So, I've plunged into the state of the "meat coma" on several occasions -- our location of choice was always Fogo de Chao for the infamous meat coma. "Avoid the salad bar! It's a trap!" were always the warnings before heading to Fogo - don't get me wrong, the salad bar at Fogo is QUITE delicious, but that is its danger ... filling up too much before settling down with the little red and green card, for the onslaught (ok, no pun intended) of men with swords of meat.
So of course, I had to go to a churrascaria in Brazil. We asked around, trying to find one that wasn't OVERLY touristy to go to, but one that would also satisfy our steak cravings. We decided on Marius (note: as oppose to Porcao, a chain that has also found itself in Miami and New York), known for both their meat AND their seafood. We kept in mind the warnings again - avoid the salad bar! Don't fill up! We take a cab up Copacabana Beach to Marius - it was pouring rain and the gentlemen at Marius happily brought us from our taxi under umbrellas. And in we walk... and what a surprise. Of course I had in my head images of Fogo - dark wood, spacious surroundings, very classic looking... and of course I had images in my head of, well, a steakhouse. At least an American steakhouse? Little did I realize that I actually had these visions... didn't really realize it until I entered Marius. Marius is wonderfully ... kitchy?
I loved how it looked. We sat in the room with high ceilings that had all sorts of housewares hanging from the ceiling - old car parts, an old bed frame, pots, pans...flags of random countries... and then a wall covered in colorful porcelain plates...
and then the bathroom floor covered in semi-precious gemstones (unpolished but identifiable... i loved it... for someone that was once very interested in geology, this was a very unexpected, yet pleasant surprise). Another room looked to be covered in shells.
In any case, I digress. The waiter asks us, meat or seafood. We exclaim, in unison no less, "meat!" We are seated and are invited to try to the buffet first and then the steak/meat would follow. We were familiar with this procedure and dutifully inspected the "salad bar." Much to our delight, the salad bar was not so much "salad" but a seafood bar. Think piles of raw oysters, crab legs, broiled lobster, raw calamari, raw shrimp, steamed shrimp, grilled fish, sauteed mussels... the list could go on and on. Irresistable... and resist we could not, so we filled our plates with seafood (and I added some asparagus and hearts of palm to my pile...). When we arrived back at our table, our plates were stacked two or three high, in preparation for switching out plates. We dined on our seafood, without any regret although our stomachs were filling up... and then the meat started to arrive. One chef in particular kept coming around with a cutting board of different cuts of meat... there were no swords here. I admit, the tourist in me wanted to see swords. But the presentation was still very nice and the meat itself very good. I mistakenly said that I liked my meat "medium" ... medium resulted in well-done meat every time and at some point, I just stopped getting meat for myself, and ate off my companions "rare" (read: medium to medium rare) cuts. We had many parts of the cow - sirloin, filet mignon, rib eye etc... chicken legs, pork loin, and sausages also came around. The meats were generally tasty, albeit a bit salty and some dry (we found that much of the food in Brazil is saltier than we would normally prefer). The selection was less so (meat-wise) compared to Fogo, but the smaller selection of meat was made up for by the seafood selection (although I will admit that I missed the bacon wrapped chicken and bacon wrapped steak that I always looked for at Fogo).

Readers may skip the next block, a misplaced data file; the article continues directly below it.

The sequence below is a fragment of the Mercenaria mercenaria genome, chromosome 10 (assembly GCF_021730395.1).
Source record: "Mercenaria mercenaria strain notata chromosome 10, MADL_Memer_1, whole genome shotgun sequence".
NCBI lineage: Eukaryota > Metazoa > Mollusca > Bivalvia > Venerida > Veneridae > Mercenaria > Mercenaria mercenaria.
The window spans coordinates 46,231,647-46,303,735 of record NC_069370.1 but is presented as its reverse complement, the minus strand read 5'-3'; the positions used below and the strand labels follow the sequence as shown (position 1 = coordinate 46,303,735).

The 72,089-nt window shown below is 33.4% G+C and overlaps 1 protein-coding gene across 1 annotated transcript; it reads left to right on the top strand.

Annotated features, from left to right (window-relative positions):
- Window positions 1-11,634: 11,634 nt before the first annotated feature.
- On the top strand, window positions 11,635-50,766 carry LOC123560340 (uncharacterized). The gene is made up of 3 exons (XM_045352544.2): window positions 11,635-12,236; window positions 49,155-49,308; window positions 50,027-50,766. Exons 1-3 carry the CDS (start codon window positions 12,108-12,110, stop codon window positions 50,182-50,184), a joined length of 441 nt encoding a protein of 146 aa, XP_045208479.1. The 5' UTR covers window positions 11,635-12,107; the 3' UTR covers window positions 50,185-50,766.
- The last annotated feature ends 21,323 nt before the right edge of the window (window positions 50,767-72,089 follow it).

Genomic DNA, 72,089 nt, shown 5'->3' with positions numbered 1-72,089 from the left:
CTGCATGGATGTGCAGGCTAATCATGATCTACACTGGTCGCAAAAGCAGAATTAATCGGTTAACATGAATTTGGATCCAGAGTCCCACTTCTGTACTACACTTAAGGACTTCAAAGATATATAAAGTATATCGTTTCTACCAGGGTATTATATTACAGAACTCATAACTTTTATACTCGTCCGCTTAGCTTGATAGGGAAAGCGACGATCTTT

Next time, we decided we would do it differently. One of us (or perhaps two) would get the "seafood" option and the other two (or one) of us would get the "meat" option. We spied on the tables near us that got "seafood" and instead of having steak brought to them, different types of seafood made with many different preparations were brought to them. Think the buffet but even more.
There was also a dessert bar... I wandered over there to check it out, but my belly was way too full. The dessert selection didn't look as promising, plus it costed extra. One thing I wished I would have tried there was a caipirnha... I've yet to have an actual one here (I don't count the teeny one with the feijoadas), and there was this push tray of glasses and caipirinha ingredients next to our table. Marius actually has their own cachaca. Next time. We've seen churrascarias everywhere in Rio and Fortaleza. I'm not sure if they are actually filled with tourists or locals... or perhaps both. Marius seemed to have a mix of company -- we arrived on the earlier side, and two large tables of who appeared to be locals were finishing up birthday celebrations, before several waves of non-locals arrived. We head back to Rio after our stay in Fortaleza... I admit that I am curious to try another churrascaria. Perhaps we will venture back. As for now, we are eyeing some of the restaurants in Ipanema for more modern fare... We'll have to see.